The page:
So, assuming that these estimations from the FSA are true, what happens next? If 13 SIPP operators close, what happens to their clients? If they have to be moved to alternative providers this will just increase the capital adequacy requirements for the next provider, which they may not be able, or prepared, to cope with. Alternatively, the FSA could nationalise those 13 providers and we, the tax-payers, could fund the whole mess.

report this

Phillip Bray

Nov 22, 2012 at 12:59

@Man of Kent

The term 'non standard assets' also includes commercial property, which will cause many more SIPP providers to have to meet the capital surcharge, it isn't just limited to "exotic" investments.

report this

Richard Anderson

Nov 22, 2012 at 13:07

Clive has hit the nail on the head. If 13 SIPP providers close then their book of business will have to transfer somewhere. If their book consists of too high a proportion of UCIS etc then other providers are not going to take them on, because they will have to increase their cap ad still further. What then happens to those clients?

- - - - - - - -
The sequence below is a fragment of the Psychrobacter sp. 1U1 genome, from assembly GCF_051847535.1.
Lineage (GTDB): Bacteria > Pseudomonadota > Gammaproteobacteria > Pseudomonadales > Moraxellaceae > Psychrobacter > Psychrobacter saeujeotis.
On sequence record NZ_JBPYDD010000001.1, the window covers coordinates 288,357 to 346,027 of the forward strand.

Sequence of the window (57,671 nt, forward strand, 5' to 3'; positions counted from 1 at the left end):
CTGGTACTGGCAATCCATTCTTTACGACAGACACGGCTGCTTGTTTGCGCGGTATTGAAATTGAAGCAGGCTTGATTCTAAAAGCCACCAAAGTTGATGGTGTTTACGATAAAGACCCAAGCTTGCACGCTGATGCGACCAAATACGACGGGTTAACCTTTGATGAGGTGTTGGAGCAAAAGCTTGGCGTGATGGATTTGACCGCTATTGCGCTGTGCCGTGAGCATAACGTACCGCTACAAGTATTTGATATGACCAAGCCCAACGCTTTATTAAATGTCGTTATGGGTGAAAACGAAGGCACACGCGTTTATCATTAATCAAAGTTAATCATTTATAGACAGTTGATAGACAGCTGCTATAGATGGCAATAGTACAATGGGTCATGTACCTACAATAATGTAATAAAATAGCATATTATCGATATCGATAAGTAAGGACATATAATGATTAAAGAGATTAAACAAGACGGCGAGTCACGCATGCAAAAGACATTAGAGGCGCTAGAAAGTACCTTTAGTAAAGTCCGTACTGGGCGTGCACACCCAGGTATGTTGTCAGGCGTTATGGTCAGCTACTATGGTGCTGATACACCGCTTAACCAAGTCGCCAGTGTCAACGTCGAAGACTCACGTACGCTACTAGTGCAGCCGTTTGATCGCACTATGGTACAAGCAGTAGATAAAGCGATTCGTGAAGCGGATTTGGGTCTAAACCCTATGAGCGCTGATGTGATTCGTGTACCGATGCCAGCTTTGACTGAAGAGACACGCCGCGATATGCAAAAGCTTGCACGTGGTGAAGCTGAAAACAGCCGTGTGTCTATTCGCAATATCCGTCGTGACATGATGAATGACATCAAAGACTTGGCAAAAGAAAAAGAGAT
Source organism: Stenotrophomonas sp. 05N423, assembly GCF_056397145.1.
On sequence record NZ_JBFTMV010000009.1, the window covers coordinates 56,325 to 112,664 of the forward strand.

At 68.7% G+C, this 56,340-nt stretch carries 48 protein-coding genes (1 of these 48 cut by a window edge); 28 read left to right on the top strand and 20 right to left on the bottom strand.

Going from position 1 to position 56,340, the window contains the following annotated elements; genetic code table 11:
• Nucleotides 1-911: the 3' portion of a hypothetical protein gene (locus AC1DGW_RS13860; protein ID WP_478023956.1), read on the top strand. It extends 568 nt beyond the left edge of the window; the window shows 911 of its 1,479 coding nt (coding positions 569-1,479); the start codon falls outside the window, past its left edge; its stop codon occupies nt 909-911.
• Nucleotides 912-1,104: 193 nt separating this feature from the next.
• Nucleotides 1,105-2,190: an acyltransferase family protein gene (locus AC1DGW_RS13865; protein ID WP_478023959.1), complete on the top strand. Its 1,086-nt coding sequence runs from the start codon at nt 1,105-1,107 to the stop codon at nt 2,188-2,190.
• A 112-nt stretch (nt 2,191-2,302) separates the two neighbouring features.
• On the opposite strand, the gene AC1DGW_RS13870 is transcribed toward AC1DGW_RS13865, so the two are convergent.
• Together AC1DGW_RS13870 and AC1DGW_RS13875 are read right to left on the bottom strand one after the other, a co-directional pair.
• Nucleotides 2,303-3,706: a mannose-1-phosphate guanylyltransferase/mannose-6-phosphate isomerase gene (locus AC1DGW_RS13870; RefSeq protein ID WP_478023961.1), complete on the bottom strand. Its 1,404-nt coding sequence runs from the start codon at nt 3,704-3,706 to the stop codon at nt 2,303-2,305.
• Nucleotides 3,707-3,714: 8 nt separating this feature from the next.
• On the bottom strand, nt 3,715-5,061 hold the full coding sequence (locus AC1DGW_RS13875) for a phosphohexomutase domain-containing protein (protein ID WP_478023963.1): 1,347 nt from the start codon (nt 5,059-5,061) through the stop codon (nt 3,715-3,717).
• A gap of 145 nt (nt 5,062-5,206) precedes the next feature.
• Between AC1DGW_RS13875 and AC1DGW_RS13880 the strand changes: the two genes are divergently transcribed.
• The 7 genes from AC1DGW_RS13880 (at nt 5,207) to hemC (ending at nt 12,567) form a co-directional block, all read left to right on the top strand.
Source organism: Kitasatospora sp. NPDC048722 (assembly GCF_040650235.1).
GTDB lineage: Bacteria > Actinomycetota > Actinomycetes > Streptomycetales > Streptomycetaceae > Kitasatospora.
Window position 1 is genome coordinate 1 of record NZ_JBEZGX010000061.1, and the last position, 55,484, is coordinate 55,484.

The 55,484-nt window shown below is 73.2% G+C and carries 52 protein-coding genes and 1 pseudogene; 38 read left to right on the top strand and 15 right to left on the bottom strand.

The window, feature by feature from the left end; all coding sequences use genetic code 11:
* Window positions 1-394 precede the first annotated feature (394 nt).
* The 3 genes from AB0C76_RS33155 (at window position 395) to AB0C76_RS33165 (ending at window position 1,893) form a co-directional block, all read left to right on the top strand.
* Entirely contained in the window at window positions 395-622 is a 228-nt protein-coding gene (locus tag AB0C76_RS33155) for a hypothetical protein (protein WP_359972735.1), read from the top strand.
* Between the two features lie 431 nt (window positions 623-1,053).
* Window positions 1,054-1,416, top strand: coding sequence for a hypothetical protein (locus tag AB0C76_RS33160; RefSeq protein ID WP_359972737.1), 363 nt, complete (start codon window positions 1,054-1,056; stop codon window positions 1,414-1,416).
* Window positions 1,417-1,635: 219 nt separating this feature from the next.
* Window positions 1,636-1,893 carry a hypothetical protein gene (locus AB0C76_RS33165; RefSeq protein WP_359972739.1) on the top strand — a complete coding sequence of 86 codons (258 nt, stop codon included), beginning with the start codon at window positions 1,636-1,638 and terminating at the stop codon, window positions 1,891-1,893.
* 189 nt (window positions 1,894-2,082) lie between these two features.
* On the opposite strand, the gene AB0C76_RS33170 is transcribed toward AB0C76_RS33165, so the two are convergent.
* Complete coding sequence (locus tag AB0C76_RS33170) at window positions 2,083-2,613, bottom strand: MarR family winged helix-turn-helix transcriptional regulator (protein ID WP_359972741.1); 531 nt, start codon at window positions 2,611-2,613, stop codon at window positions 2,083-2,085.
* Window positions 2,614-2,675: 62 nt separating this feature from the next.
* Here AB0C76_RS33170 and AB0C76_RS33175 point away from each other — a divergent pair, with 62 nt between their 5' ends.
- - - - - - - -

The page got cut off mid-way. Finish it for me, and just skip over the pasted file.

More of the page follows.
Why not have a manageable plan for them to increase their cap ad over a realistic timeframe. Those providers could also increase their charges to help cover the increased cap ad., and to better reflect the additional costs and risks of holding wider investments. Overall this is likely to cause less client detriment.

report this

Bob Donaldson

Nov 22, 2012 at 13:12

If you are a SIPP Provider and you can't put your hands on £20K then it is a poor business. I would not be happy using a SIPP provider that can't put their hands on that type of money as capital adequacy bearing in mind that they are often running client cash accounts as well.